The cold river closed about him like a prison. Increasing circles were all that ruffled that black surface, which seemed blacker than ever by the light of the torches.
Absolute silence reigned among the men who looked on from the bank. Some stood up to their waist in water, feeling about with long poles; others unfastened ropes, which they sent adrift; three men slipped into a boat and rowed noiselessly, moving their lanterns carefully over the surface of the water. Beneath all was the gentle murmur of the cruel Scheldt as, lapping the banks, it flowed eternally onward.
Twice Dolf came to the surface and twice he disappeared again. They could see his arms move and his face seemed paler in the darkness. Once more he clove the icy gulf and plunged still deeper. Suddenly his legs became motionless, as if entangled in the treacherous sea-weed by the spiteful water-spirits. The drowning man had seized him, and Dolf realized that if he could not get free, both would be lost. His limbs were more tightly pressed than in a vice. Then there was a terrible struggle, and the men both sank to the mud of the river-bed. In the drowning darkness they fought, bit, tore one another, like mortal enemies. Dolf at last gained the upper hand; the paralyzing arms ceased to strangle him, and he felt an inert mass floating upon him. A terrible lassitude as of a sleep overcame him, his head fell forward, the water entered his mouth. But the light of the torches penetrated the dark water; he gathered up his strength and dragged after him the prey which he had robbed from the hungry eels. Then at last he breathed pure air again.
With that there was a great outburst from the bank.
“Courage, Dolf,” cried the breathless crowd, stretching out over the river. One or two boat-men had piled some wood and set light to it. The flames rose spirally and lit up the sky for some distance.
“This way, Dolf! Courage, Dolf! A brave heart, courage!” yelled the crowd.
Dolf was just about to reach the bank: he parted the water with all his remaining strength and pushed the limp body before him. The red light from the wood-fire spread over his hands and face like burning oil, and suddenly it caught the face of the drowning man, by his side.
No sooner did he see that pale face than, uttering a cry of rage, he pushed it to the bottom of the water. He had recognized the man who had dishonored Riekje. Dolf, a right loyal fellow, had had pity on the poor lonely fisher lass and had made her his wife before God and man. He pushed him from him, but the drowning man, who felt the water close once more about him, clung to his saviour with an iron grasp. Then both disappeared in the darkness of death.
Dolf heard a voice say within himself:
“Die, Jacques Karnavash; there is not room in the world for you and Riekje’s child.”
To this another voice replied:
“Live, Jacques Karnavash, for it would be better to strike your mother dead.”
“There’s Dolf bringing Madame Puzzel back with him,” said Nelle, after about an hour.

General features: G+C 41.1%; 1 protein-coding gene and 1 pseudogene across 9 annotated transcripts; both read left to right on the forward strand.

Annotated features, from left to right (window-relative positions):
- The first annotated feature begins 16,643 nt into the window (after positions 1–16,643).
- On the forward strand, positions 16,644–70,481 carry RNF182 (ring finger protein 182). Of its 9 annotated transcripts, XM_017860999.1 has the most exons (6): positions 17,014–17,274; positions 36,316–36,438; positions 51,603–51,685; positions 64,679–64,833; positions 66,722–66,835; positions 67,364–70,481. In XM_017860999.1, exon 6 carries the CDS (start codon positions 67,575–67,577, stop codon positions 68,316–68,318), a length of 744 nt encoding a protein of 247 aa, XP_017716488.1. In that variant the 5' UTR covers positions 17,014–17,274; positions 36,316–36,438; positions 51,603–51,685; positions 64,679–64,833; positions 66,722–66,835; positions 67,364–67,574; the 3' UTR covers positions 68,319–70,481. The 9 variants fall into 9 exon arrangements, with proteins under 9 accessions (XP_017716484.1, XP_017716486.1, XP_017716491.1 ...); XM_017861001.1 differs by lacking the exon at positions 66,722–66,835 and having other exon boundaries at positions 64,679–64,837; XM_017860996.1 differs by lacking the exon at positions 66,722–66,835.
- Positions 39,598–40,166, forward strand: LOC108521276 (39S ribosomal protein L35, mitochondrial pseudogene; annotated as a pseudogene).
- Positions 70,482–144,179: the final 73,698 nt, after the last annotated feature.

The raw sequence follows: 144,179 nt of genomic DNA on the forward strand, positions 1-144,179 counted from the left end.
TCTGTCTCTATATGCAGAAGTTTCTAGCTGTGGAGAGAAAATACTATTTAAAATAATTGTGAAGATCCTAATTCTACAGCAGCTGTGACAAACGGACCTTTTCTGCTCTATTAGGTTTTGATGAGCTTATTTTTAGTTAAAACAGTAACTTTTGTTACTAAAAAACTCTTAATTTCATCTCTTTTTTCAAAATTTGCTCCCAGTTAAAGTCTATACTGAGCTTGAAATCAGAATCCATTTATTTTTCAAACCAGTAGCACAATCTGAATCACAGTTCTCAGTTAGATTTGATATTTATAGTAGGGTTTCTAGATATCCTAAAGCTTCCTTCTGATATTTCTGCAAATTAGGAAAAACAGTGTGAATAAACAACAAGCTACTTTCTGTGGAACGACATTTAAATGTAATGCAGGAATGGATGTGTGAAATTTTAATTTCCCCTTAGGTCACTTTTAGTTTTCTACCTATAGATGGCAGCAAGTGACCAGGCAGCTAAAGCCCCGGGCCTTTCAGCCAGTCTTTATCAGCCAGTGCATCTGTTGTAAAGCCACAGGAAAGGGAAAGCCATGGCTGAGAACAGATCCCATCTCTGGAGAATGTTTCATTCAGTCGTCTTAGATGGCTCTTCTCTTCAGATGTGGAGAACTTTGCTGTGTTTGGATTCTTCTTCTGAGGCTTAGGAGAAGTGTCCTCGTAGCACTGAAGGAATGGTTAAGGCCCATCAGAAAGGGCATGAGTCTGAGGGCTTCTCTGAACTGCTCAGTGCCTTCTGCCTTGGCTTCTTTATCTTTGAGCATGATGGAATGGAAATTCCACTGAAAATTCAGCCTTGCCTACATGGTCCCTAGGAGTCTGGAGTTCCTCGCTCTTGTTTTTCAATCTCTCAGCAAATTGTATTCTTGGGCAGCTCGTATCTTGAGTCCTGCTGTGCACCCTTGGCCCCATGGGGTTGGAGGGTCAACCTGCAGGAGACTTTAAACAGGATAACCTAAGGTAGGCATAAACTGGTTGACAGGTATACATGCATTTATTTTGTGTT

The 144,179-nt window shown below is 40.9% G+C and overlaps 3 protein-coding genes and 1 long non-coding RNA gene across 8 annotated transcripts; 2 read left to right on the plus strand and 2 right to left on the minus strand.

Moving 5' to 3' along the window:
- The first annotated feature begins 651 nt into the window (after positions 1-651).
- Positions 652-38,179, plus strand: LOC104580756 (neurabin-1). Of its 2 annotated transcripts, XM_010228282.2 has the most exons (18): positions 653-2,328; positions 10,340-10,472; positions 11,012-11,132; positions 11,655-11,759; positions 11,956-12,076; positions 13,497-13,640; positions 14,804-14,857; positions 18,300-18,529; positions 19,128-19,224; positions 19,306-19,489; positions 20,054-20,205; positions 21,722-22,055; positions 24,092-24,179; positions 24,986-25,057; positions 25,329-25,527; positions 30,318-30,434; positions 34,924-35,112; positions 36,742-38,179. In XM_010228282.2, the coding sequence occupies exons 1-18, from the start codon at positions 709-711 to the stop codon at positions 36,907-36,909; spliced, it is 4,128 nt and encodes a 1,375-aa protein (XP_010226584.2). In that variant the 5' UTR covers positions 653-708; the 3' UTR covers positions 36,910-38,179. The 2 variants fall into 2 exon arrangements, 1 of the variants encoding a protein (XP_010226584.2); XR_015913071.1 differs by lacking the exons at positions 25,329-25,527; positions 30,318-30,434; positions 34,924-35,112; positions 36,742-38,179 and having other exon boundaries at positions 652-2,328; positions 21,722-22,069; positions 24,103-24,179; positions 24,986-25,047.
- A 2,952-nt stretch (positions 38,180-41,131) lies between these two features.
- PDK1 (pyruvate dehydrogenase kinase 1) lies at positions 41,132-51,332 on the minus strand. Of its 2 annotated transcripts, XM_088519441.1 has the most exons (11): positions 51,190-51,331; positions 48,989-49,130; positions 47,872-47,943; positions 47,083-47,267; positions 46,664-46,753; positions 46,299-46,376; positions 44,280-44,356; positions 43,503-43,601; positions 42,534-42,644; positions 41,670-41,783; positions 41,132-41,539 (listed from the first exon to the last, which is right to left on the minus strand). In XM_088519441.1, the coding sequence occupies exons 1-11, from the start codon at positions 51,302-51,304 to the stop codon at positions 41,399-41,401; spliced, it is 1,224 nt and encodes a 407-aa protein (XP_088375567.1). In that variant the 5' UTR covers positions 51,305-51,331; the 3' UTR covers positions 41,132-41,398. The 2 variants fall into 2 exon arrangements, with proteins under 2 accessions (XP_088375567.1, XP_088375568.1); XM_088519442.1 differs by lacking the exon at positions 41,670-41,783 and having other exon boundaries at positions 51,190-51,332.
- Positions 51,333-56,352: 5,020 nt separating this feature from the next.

The gangway swung under the weight of two people and sabots sounded on the bridge, while a voice cried:
“Tobias! Tobias! get the lantern and light Madame Puzzel.”
Tobias took one of the candles and carefully sheltered it with his hand as he opened the door.
“This way,” he cried, holding it ajar. “This way!”
The midwife stepped down the ladder, and a man followed her.
“Ah! Madame Puzzel, Riekje will be pleased to see you. Come in,” said Tobias. “Good-evening, lad. Oh! it’s Lucas.”
“Good evening, Tobias,” said the young man. “Dolf has stayed behind with his comrades, so I brought Madame Puzzel.”
“Come and have a drink, my son, then you can go back to Dolf.”
Nelle now came forward.
“Good-evening, Madame Puzzel, how are you? Here is a chair. Sit down and warm yourself.”
“Good-evening to you all,” replied the fat little old woman. “So we are going to have christening sugar on board the Guldenvisch this evening. It’s your first, is it not, Riekje? Come, Nelle, make me some coffee and give me some supper.”
“Riekje,” said the young boatman, “I brought Madame Puzzel because Dolf was dragged off by his comrades. He must not see you suffer. It is better not, so the others have carried him off to have a drink to give him courage.”
“I shall be braver, too, if he is not here,” replied Riekje, raising her eyes full of tears.
“Yes,” said Nelle, in her turn, “it’s better for every one that Dolf should not be here.”
Tobias then poured out a glass of gin and gave it to the man, saying:
“There’s something for your trouble, Lucas. When you have drunk that, your legs will lengthen like a pair of oars, and you’ll get back to your friends in no time.”
Lucas drank it off at two gulps. As he drank the first he said to the company:
“Here’s to every one’s health.”
He drank the second, saying to himself:
“To Dolf’s health, if he is still alive.”
Then he said good-evening. As the lad left the cabin, the kettle was singing on the fire and there was a good smell of coffee in the room, for Nelle with the mill on her lap was crushing the black berries, which snapped cheerily.
Madame Puzzel had unfastened the metal clasp of her big black-hooded cloak and taken her spectacle case and knitting from her basket. She put on her spectacles, took up her knitting, sat down by the fire and began to knit. She wore a woollen flowered jacket under a black shawl, and a skirt of linsey-woolsey. From time to time she looked over her spectacles without raising her head and glanced at Riekje walking up and down the room groaning. When the pain became worse, Madame Puzzel tapped her on the cheek, and said: